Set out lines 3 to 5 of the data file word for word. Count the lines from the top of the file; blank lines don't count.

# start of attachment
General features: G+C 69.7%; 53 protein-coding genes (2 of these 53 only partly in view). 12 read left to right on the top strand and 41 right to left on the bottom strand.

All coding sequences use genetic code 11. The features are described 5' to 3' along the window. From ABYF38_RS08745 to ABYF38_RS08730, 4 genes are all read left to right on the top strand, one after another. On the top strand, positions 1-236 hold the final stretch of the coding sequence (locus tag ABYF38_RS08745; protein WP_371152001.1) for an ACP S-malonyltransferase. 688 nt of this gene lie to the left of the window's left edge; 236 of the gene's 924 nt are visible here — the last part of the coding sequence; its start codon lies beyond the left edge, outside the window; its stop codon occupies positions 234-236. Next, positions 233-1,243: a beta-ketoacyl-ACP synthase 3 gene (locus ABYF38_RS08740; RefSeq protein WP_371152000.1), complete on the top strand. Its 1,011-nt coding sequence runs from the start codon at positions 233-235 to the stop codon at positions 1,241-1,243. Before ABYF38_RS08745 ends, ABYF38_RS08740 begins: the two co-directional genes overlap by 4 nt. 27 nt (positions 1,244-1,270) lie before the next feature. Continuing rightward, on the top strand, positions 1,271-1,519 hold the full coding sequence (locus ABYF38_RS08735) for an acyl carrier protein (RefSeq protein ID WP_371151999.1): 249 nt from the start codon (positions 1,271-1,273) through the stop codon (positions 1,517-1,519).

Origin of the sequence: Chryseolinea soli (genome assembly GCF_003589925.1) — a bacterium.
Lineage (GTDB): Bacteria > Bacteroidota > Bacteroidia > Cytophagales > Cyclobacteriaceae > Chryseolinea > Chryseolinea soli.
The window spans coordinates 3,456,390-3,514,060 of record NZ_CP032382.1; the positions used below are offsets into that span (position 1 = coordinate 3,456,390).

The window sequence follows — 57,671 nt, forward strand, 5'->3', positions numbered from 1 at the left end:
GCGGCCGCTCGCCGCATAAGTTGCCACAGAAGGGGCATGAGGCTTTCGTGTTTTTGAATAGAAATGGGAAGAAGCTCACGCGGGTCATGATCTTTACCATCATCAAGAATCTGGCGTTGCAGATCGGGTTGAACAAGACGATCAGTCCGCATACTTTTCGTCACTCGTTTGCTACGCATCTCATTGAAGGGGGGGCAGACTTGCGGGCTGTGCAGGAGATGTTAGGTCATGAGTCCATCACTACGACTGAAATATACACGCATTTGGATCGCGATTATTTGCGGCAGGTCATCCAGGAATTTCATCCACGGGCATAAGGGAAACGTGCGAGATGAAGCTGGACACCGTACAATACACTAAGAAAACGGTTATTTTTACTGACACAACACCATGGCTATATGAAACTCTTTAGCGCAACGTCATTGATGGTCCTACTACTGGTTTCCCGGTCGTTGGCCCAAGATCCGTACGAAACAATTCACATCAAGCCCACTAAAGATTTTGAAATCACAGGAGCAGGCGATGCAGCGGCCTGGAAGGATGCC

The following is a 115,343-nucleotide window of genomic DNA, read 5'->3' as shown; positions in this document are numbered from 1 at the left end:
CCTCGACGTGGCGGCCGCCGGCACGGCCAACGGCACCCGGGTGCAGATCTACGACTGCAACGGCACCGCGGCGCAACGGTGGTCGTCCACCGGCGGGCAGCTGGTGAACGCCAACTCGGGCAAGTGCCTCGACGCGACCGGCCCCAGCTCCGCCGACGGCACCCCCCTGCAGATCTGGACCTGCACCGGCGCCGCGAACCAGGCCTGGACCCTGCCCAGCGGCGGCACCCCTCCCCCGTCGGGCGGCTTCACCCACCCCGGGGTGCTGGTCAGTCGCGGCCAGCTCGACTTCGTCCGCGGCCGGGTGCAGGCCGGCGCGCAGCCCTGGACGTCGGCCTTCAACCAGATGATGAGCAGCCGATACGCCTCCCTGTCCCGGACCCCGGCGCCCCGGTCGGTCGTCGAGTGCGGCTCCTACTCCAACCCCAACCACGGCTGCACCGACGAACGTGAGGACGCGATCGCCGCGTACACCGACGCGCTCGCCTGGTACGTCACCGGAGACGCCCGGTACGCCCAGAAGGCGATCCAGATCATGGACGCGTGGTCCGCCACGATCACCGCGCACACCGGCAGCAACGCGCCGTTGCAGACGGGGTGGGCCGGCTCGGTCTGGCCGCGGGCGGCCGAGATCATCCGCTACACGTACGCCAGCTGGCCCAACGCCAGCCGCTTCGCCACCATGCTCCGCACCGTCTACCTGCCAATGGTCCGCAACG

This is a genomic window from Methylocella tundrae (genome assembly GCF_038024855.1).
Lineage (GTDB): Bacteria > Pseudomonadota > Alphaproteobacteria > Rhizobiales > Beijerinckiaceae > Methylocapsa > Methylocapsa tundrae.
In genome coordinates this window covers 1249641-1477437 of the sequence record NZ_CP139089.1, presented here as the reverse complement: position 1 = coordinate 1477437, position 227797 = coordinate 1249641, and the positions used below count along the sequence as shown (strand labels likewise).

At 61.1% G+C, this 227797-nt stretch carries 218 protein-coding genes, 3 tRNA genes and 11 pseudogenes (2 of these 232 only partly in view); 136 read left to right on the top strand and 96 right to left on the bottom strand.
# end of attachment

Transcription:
Origin of the sequence: Chryseolinea soli (genome assembly GCF_003589925.1) — a bacterium.
Lineage (GTDB): Bacteria > Bacteroidota > Bacteroidia > Cytophagales > Cyclobacteriaceae > Chryseolinea > Chryseolinea soli.
The window spans coordinates 3,456,390-3,514,060 of record NZ_CP032382.1; the positions used below are offsets into that span (position 1 = coordinate 3,456,390).